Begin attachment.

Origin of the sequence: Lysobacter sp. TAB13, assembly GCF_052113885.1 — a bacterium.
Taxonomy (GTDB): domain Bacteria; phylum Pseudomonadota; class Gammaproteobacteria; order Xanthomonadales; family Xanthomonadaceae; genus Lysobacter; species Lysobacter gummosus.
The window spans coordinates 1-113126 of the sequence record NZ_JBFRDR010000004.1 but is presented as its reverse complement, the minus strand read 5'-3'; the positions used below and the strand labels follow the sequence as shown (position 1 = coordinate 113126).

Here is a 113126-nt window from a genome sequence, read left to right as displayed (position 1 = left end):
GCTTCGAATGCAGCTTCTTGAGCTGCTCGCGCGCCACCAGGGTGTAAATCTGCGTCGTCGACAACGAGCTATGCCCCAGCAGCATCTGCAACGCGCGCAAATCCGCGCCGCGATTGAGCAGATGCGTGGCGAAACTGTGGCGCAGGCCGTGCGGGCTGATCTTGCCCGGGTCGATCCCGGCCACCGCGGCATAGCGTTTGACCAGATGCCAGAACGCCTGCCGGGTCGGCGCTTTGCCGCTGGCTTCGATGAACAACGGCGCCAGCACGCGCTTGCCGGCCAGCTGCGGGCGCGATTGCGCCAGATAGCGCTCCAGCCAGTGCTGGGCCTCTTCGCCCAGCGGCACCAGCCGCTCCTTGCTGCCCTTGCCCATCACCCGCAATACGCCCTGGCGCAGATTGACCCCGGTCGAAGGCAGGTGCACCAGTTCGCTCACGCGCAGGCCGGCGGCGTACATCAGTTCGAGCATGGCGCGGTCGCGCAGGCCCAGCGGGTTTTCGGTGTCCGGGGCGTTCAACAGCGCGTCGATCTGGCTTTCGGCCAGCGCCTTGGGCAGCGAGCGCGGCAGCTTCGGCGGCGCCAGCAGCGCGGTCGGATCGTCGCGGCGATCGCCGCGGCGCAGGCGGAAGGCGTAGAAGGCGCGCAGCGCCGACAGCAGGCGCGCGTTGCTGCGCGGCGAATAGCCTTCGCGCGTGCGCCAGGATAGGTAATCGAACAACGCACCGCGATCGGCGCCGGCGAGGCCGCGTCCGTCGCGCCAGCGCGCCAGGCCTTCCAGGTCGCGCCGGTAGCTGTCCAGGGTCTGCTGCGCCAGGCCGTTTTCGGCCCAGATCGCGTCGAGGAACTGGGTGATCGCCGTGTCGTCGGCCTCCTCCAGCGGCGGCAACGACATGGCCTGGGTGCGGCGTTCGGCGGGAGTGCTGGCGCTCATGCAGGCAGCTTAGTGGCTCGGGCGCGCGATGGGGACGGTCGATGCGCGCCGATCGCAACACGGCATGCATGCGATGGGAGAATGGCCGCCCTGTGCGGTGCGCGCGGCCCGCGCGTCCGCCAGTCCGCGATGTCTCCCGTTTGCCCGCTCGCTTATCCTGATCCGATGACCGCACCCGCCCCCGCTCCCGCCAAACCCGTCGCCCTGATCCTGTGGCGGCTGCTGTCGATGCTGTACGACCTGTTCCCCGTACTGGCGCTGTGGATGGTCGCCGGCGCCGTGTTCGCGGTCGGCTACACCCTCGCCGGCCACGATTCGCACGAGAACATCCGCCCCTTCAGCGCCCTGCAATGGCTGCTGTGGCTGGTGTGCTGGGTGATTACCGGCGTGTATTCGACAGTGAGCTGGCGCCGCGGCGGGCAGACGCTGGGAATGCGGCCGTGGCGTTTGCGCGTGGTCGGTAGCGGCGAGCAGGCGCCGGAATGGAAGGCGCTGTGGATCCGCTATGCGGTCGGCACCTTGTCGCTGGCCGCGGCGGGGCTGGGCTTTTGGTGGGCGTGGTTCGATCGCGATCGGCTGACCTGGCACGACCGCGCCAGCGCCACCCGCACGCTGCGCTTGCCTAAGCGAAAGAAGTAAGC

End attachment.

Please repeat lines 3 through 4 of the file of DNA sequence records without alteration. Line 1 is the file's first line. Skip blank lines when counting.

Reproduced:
The window spans coordinates 1-113126 of the sequence record NZ_JBFRDR010000004.1 but is presented as its reverse complement, the minus strand read 5'-3'; the positions used below and the strand labels follow the sequence as shown (position 1 = coordinate 113126).

Here is a 113126-nt window from a genome sequence, read left to right as displayed (position 1 = left end):